Knowledge to make your life better. If you have some free time, check out some of these links this weekend.
I really like my LCP .22, but I’m not yet convinced of its reliability enough to carry it. I’ve put 260 rounds through mine and had nine malfunctions. I’m hoping that I haven’t yet found a round that it likes. Still hoping to find one that will go 100 rounds without puking.
The Beretta 1301 is one of the most popular combat shotguns on the market. In this video, Ernest explains how to take care of it.
Some of the reasons bullets have been so expensive lately.
A unique study looking at over 500 terrorist plots in the USA from 1980-2015. Their conclusions were as follows:
Read the whole study. It’s only four pages. Opens to PDF.
Pat Rogers gives you all the information you need to keep your AR-15 running perfectly.
Claude found a nice low budget tactical flashlight. You can pick one up on Amazon for $9.00.
“Not your people, not your problem.”
Some incredibly important ideas regarding using angles to your advantage during a building search. As my friend Chris Wallace says “You kill them with geometry. The bullet only finishes them off.”
A quick and challenging shooting drill for your next range session. If you want an even more challenging drill, check out The Advanced Super Transition Test.
Michael Janich gives some good advice to all you lefties out there.
Police like me are taught to fear Americans instead of protect them. And people will die because of it.
An intriguing idea here (proposed by a police officer):
“Simply out, police training in America is in dire need of an overhaul. Too many departments still ignore emotional intelligence and behavioral analysis aspects of threat recognition. We need implicit bias training and community outreach. Our training spends too much time and effort on the “exceptions,” and not enough on the “rules.” Police training should emphasize slow-down strategies and tactics that allow for police officers’ critical thinking skills to complement, and, if necessary, override, emotions like fear or prejudice.
He’s certainly correct in some ways. We train new officers to “wargame” how scenarios can go bad and then take action to prevent that from happening. Take a step back and rationally look at the result of that teaching technique. If a random person is constantly visualizing imaginary scenarios where people try to hurt or kill him, we would consider that person mentally ill and paranoid. But for some reason, we encourage officers to do those things so they can be “safer.” It really doesn’t make much sense. I wish I knew a better way of doing things. How do you teach officers about avoiding/preventing dangerous situations without making them paranoid in the process? I don’t have the answer.
A remote medical newsletter that has some great articles. Pay special attention to the case study of the K-9 injury and how to adapt TCCC principles for your dogs. Opens to PDF.
Some more medical skills. Kerry Davis covers some techniques to control life threatening bleeding.
Some more resources for revolver gunsmithing.
Encountering the gun store commando is an exercise in patience.
Watch John try to create a negligent discharge using a UTM training gun and a cutaway holster. Proper drawing and reholstering technique will ensure that you won’t “shoot your junk off.” For some more tips, watch Answering Questions About AIWB (with John Johnston!).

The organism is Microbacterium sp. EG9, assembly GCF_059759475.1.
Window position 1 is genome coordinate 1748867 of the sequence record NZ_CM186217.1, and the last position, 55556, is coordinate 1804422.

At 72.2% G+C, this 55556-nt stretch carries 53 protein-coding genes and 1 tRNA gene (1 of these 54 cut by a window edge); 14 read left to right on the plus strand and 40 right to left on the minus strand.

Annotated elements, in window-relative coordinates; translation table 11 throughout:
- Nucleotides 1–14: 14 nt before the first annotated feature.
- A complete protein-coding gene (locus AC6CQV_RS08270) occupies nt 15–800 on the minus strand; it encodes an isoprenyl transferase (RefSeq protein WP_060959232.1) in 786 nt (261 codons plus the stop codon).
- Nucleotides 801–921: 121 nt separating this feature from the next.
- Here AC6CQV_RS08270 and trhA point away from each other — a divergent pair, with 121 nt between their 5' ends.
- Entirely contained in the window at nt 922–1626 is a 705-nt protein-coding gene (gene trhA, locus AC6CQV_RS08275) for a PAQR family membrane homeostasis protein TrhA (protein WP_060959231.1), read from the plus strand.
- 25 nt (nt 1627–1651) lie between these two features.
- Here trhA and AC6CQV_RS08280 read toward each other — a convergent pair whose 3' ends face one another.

Mickey shares a slick method to harden your exterior doors.
Some fascinating psychology.
My boxer friends should be careful.
“You can preach all you want, to your kids about “respect your elders!” but if those elders don’t earn that respect, they’re not going to get it. If you’re that elder, and you’re trying to pass on life lessons to the youth of your community/clan/tribe/church congregation/militia unit/what-the-fuck-ever, you’d damned sure better be able to walk the walk, rather than spinning a skein of bullshit yarns, or nobody is going to take you serious.”
“Sadly our country continues to get less tolerant with respect to guns being carried. There are lots of places where you aren’t permitted to carry even as an off-duty cop. Your goal should be to carry in a manner that keeps professionals from spotting your gun. It should take a physical pat down to betray your concealment.”
Some good tips for assessing the relative danger of crowds you may encounter.
While I know quite a few gunfight winners who can’t shoot a four inch pistol group at 25 yards, this is probably a reasonable standard to aspire to achieve. You should also check out How to Shoot Targets at 200 Yards with your Handgun.
“Normalcy bias is a mental state you enter when confronted with an overwhelming threat. It makes you disbelieve your situation when faced with grave and imminent danger. Initially hypothesized in 1961, this phenomenon causes you to underestimate the severity and the most likely consequences. This underestimation, in turn, causes you to reinterpret the event instead of taking evasive or decisive action.”
Some quality information on buckshot pattern size. For some more ammunition information from the same site, read Revolver carry ammo: is FMJ good for self defense?
Homicides rose by 30% in 2020: US records the largest increase in murders since national records began in 1960
Be careful out there. Things are getting crazy.
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